Mainardo IV (1238-1295)
Mainardo IVof Gorizia, son of Mainardo III and Adelaide of Tyrol, born around 1238, spent his adolescence as a hostage, together with his younger brother Alberto, of the Archbishop of Salzburg, with whom his grandfather and father had been forced to come to terms to conclude the dispute that had opposed them. He remained a prisoner for seven years, until 1259, when Mainardo III had been dead for a year. From this experience the young count drew a deep contempt for the ecclesiastical authorities, especially in cases where spiritual power was combined with the exercise of temporal power. He was repeatedly excommunicated in the course of his action to secure his lordship over the Tyrol, which he inherited through his mother from his grandfather, Count Albert III. From 1271 the extensive possessions of the family were divided into two counties, and while his brother Albert reigned over the county of Gorizia with the title of Count of Gorizia and Tyrol, Mainardo, IV of Gorizia and II of Tyrol, he ruled Tyrol as Count of Tyrol and Gorizia.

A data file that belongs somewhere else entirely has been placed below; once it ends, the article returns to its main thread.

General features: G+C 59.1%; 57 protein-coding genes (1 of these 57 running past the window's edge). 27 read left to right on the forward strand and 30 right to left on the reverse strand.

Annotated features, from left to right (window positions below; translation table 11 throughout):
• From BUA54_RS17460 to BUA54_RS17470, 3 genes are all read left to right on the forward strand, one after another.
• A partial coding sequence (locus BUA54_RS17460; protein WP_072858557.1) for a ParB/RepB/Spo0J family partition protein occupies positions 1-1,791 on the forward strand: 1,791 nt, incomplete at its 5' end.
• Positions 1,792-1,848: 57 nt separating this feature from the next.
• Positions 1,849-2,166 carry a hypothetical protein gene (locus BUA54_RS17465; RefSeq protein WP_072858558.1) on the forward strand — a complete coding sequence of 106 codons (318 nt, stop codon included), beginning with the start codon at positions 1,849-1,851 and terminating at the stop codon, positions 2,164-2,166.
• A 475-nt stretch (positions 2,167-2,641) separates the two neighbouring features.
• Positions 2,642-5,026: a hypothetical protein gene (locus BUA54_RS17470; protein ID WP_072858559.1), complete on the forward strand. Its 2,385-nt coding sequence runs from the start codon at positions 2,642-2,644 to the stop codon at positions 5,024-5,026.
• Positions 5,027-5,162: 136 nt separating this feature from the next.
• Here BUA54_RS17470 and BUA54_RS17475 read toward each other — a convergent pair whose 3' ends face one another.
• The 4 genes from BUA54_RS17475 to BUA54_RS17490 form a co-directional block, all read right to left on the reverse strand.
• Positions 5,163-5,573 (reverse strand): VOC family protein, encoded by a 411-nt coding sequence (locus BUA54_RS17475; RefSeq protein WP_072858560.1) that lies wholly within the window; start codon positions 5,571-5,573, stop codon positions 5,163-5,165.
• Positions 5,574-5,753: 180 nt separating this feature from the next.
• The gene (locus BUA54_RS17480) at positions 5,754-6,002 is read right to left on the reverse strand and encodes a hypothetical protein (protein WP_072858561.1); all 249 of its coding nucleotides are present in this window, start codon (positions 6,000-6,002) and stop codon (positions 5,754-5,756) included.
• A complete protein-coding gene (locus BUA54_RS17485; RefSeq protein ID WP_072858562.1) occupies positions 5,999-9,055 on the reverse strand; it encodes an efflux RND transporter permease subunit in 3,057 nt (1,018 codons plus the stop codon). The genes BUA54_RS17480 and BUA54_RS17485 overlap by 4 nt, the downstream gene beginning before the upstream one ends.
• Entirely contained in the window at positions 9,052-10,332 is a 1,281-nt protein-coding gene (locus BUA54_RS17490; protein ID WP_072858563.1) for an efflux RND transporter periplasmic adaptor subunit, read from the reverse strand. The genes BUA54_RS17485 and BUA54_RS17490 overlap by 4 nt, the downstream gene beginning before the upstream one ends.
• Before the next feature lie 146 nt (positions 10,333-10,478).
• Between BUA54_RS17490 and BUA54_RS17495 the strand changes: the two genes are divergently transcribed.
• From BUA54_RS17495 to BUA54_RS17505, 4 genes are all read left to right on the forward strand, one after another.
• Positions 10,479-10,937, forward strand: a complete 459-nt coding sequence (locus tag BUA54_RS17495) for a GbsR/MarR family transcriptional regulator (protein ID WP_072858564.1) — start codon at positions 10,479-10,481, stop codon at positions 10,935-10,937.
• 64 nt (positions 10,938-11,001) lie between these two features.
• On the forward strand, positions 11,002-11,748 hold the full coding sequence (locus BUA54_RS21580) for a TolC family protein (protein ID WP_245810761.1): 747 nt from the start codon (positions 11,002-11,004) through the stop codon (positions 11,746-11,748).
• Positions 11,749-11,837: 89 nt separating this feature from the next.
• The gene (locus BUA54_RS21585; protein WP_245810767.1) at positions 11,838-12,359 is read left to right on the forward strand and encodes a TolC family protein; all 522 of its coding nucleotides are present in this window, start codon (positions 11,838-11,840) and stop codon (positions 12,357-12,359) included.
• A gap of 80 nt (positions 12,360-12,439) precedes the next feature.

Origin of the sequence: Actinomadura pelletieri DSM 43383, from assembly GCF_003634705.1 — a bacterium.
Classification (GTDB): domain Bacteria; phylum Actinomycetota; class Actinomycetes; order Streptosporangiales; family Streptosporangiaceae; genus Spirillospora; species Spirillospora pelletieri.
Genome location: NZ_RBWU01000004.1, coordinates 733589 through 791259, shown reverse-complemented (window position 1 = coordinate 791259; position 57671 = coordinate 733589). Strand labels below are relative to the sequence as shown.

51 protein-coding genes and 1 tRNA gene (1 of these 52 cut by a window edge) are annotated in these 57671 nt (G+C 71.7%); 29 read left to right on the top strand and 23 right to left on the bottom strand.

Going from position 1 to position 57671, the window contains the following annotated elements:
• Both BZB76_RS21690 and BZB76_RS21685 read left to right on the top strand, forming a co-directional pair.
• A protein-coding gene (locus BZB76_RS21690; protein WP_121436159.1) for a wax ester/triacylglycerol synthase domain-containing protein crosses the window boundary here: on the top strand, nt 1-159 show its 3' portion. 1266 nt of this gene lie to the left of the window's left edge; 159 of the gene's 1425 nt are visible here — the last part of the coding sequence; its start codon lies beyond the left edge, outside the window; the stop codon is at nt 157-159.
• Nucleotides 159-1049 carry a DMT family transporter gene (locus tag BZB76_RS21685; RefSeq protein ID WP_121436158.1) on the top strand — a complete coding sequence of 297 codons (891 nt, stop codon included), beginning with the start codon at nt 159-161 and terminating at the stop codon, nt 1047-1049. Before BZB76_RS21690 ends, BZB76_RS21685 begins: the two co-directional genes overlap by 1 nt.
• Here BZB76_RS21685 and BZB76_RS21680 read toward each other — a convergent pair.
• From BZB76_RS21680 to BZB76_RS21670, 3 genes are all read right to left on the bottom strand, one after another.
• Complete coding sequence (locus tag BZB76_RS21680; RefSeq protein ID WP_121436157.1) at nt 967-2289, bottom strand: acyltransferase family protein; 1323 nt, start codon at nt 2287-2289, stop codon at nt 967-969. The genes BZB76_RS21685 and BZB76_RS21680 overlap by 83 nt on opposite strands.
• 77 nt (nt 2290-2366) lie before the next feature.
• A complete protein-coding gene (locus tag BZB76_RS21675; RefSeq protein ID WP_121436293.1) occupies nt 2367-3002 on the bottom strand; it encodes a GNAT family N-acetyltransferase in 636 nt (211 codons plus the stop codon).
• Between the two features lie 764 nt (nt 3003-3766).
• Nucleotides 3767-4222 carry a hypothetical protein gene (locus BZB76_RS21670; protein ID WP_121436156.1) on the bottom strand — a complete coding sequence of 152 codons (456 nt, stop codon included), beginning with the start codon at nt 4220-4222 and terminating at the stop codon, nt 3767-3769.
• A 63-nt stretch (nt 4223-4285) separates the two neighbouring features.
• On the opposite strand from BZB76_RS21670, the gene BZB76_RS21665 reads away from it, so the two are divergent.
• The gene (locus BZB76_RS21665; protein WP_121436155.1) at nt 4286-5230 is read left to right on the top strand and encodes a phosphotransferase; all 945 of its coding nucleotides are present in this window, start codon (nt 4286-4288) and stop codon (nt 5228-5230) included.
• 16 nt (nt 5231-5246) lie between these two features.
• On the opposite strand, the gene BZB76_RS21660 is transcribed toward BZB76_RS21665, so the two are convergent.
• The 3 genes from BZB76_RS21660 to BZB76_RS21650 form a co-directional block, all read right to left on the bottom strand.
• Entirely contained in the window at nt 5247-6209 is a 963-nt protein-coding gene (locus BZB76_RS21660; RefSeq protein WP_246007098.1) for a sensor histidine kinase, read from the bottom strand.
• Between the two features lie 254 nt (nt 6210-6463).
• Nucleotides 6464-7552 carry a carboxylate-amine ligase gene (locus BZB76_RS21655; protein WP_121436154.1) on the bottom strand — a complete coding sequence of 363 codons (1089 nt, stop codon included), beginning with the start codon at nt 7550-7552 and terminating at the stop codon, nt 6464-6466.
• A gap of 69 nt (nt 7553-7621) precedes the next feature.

The marriage of the young count of Tyrol at the age of 21 to the widow of Emperor Konrad IV, Elisabeth Wittelsbach, increased his prestige, wealth and power. His good relations with Emperor Rudolf II of Habsburg, who became his father-in-law, further strengthened his position, and in 1286 Mainhard was able to acquire the duchy of Carinthia and become prince of the empire. Through diplomacy or the use of force, Mainardo effectively created the Tyrol, constituting a political entity capable of competing on equal terms with the surrounding regions. A capable and resolute statesman, he was able to triumph over his adversaries and secure the loyalty of his subjects, until he achieved his goal, as the chronicler Goswin of Montemaria noted: "to raise the county of Tyrol, the smallest, above all others. "
At the death of Mainardo II of Tyrol in October 1295, the Lordship of Tyrol was a reality.